Francis Ford Coppola Might Finally Make 'Megalopolis', His Long-Gestating Passion Project

One of Francis Ford Coppola's never-made dream projects might finally become a reality. The legendary filmmaker has revealed after many years of delay, he will direct Megalopolis, a huge, sprawling epic about an architect trying to build a mini-Utopia in futuristic New York. Coppola wrote the script in the '80s, but wasn't ready to make Megalopolis until the dawn of the 21st century.

By 2001, he shot hours of second unit footage, and was gearing up to move into production. But everything came to a halt following the September 11th attacks. Since the story is set in New York, and was set in the wake of a major disaster, Coppola felt post-9/11 was the wrong time to bring Megalopolis to life. The filmmaker eventually moved on, and most assumed the project was lost forever. But now, Coppola is ready to resurrect it.

Deadline broke the news that Coppola is finally gearing up to make Megalopolis. "I plan this year to begin my longstanding ambition to make a major work utilizing all I have learned during my long career, beginning at age 16 doing theater, and that will be an epic on a grand scale, which I've entitled Megalopolis," the Godfather filmmaker said. "It is unusual; it will be a production on a grand scale with a large cast. It makes use of all of my years of trying films in different styles and types culminating in what I think is my own voice and aspiration. It is not within the mainstream of what is produced now, but I am intending and wishing and in fact encouraged, to begin production this year." In addition to this news, Deadline says Coppola wants Jude Law to star.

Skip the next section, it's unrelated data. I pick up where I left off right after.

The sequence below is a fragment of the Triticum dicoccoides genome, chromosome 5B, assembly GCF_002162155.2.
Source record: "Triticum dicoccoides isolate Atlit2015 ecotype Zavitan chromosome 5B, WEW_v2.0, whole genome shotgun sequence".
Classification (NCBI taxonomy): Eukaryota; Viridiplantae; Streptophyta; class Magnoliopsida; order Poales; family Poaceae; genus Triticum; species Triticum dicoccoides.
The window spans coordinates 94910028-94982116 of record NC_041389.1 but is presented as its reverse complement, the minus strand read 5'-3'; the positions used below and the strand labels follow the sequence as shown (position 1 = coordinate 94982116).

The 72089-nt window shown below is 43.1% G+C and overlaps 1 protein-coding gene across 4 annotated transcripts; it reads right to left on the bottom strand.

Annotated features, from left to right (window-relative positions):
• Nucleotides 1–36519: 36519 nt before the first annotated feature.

In the past, the filmmaker has described Megalopolis as a cross between the classic silent sci-fi film Metropolis, and Ayn Rand's The Fountainhead. "The theme is the contest between the past and the future," Coppola said back in 2002. "Although it is set against the backdrop of a giant modern city like New York, it also speaks of Rome. The founders of modern America based many of their ideas on the Roman republic."

In another past interview, Coppola dropped some plot details:

"The mayor is dedicated to preserving the heritage of the past, while an architect-planner is dedicated to leaping into the future. When a massive renovation project is planned for an area running from 8th Avenue to the Hudson riverbank and from 34th to 20th streets, it becomes the nexus of a battle over vision, scale and profits, involving 'every layer of society from workers, labor unions, the man on the street to the idea men, the money men and all those involved with them."

While the 9/11 attacks were the initial reason Coppola shelved Megalopolis, another reason was that the film felt far too massive an undertaking. Coppola's script runs 212 pages, which would make the movie well over 3 hours long. Then there's the fact that the movie would have to feature massive, epic-looking sets and set pieces. After 9/11, Coppola felt as if he had no more energy for the project. But now, that energy has returned. It probably helps that special effects work has advanced greatly since 2001, which might enable the director to finally realize the large-scale visuals of the film.